Tuesday, 05 October 2010 10:51

Velocity Part 5.1. Elevating Technical Maturity; Resource Availability Issues

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Perfection of means and confusion of goals seem -- in my opinion -- to characterize our age.
Albert Einstein

In my last blog entry, I started discussing how to elevate the capacity to change constraint through the management of resource availability. Last time, I referred you directly to the words of Goldratt and his staff on the Theory of Constraints (TOC), as they apply it to managing projects, namely his business novel, Critical Chain, and a summary of the principles it contains [i].

For Goldratt, resource availability is one of the main issues in managing projects successfully. As discussed in a previous blog entry[ii], I think we can group resource availability issues in four categories:

  • availability of economic resources in the quantity and at the time required (budgets, money and proper cash flows);
  • availability of material resources of the proper nature, and in the quantity and at the time required (materiel, space, equipment, informational/TI resources, tools, etc.);
  • availability of the required qualified performing/affected humans (human resources issues)
    • in the quantity and at the time required, as well as
    • at the necessary level of readiness when required
  • finally, availability of time in sufficient quantity to realise what is necessary in the timeframe that is desired and/or has been set for the anticipated change to be implemented and for its benefits to materialise.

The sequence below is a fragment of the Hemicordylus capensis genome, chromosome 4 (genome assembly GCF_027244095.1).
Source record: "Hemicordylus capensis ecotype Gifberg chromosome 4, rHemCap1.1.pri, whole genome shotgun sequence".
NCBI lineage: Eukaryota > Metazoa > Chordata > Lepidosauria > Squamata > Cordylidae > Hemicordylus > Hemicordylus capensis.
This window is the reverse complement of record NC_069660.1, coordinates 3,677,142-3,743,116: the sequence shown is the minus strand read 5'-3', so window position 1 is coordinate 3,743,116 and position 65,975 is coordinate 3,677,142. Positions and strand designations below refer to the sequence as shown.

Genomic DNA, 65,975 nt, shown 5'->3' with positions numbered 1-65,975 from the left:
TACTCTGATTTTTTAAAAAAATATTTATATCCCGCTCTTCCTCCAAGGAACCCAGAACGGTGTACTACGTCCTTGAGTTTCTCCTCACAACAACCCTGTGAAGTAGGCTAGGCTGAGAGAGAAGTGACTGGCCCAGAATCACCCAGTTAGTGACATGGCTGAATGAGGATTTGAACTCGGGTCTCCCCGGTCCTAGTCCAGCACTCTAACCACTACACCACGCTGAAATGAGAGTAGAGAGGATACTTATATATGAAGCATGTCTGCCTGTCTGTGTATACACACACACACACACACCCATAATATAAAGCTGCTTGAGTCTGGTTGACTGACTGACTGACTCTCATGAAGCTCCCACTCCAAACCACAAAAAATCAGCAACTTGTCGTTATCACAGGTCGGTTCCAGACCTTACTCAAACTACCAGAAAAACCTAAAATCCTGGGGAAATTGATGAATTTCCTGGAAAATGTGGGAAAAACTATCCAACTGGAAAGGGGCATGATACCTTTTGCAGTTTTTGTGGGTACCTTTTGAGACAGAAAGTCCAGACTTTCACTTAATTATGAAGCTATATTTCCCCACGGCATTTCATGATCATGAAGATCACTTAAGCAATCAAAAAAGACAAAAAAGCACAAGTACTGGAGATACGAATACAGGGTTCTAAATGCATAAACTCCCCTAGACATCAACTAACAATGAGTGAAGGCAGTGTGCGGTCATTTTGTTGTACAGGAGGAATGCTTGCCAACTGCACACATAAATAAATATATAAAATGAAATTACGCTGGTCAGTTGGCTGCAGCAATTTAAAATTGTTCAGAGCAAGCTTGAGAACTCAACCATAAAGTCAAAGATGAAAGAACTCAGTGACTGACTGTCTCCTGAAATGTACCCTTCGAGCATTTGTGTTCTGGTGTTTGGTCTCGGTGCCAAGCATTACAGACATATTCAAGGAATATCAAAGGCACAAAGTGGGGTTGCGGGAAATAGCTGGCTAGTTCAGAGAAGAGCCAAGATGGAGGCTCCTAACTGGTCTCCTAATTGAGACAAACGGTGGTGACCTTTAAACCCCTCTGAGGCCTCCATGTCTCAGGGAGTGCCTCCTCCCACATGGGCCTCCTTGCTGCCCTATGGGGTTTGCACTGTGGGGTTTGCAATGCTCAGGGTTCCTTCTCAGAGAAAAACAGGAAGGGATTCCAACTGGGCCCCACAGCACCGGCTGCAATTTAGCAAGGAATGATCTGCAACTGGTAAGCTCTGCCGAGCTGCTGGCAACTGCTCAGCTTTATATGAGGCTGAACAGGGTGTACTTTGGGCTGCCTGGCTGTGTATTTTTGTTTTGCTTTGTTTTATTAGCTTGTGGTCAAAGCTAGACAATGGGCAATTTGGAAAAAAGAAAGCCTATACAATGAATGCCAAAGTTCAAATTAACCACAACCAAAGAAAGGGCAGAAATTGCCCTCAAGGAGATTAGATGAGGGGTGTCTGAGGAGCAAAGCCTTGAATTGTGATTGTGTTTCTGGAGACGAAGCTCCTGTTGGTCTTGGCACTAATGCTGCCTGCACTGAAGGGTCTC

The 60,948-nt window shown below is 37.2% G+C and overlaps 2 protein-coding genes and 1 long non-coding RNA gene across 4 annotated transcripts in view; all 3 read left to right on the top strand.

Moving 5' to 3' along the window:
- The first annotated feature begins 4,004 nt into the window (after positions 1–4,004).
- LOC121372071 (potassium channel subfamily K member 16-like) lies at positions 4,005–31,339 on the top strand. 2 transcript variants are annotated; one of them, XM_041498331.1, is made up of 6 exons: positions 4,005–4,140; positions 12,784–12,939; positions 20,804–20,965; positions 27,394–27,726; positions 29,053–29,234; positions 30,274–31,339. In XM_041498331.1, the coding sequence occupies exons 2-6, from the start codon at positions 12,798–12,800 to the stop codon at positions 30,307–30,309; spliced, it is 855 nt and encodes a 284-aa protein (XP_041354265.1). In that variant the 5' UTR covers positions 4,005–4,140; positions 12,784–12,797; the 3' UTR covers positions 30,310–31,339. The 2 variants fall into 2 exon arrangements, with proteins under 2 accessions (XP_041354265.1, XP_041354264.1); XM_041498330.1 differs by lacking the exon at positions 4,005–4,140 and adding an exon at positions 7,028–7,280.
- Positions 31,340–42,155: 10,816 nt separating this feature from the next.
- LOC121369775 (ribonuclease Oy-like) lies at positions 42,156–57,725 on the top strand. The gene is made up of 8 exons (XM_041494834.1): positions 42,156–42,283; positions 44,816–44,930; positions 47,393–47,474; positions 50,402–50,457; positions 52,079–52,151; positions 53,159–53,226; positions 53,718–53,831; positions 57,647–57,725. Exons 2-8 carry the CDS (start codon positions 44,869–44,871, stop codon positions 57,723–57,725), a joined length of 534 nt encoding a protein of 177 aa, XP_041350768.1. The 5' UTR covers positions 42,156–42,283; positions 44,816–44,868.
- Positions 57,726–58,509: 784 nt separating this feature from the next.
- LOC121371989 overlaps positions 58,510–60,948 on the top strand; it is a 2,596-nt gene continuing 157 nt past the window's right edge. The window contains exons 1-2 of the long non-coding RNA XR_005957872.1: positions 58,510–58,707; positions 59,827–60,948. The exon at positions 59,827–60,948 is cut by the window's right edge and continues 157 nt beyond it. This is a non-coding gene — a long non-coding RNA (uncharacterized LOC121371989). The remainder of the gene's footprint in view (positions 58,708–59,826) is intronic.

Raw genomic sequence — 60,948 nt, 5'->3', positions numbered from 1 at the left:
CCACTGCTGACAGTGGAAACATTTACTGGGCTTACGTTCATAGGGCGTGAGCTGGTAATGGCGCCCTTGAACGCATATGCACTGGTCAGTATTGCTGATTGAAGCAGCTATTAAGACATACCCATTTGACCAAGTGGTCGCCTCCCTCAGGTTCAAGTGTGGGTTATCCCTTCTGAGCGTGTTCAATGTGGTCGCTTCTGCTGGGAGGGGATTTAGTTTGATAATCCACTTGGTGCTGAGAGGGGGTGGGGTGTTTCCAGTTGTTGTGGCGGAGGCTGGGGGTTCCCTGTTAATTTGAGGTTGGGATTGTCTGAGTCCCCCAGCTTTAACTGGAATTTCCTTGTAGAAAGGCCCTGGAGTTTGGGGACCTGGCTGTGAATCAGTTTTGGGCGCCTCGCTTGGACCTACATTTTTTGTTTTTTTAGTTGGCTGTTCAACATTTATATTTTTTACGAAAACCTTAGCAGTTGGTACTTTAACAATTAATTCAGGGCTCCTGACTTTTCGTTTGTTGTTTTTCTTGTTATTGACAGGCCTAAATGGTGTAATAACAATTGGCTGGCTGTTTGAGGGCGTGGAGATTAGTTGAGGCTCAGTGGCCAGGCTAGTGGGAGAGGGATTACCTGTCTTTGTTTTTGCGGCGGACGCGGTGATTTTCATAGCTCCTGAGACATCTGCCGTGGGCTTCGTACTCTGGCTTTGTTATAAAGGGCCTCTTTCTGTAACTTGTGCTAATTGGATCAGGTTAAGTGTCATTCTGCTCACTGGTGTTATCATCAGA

All these resource availability issues are linked to the realisation strategy of the project at hand, namely answering the questions:

  • Which specific economic, material and human resources are required?
  • When, in which logical sequence, and for how long will these resources need to be made available?
  • How will they be used?
  • By whom will they be transformed into the necessary deliverables? ...as well as
  • How will those answers change as the project evolve and how these changes will be tracked and taken into account?

More often than not, in many projects, those questions are answered without properly sharing information on the why of the project, and on the specific what that has to be done as the situation evolves. Such projects often end up not having, over time, the proper resources required to succeed. The results presented in studies like the Chaos Report[iii] are quite eloquent and reflect this problem:

On the success side, the average is only 16.2% for software projects that are completed on time and on budget. In larger companies, the news is even worse: only 9% of their projects come in on-time and on-budget. And, even when these projects are completed, many are no more than a mere shadow of their original specification requirements. Projects completed by the largest American companies have only approximately 42% of the originally-proposed features and functions.

I submit here that such a situation is not caused by the fact that we do not have sufficient resources to make those projects, but by the fact that they were ill-defined to start with. Even if and when the resources required are sufficient, they are being wasted through unshared, ill-fated deployment plans.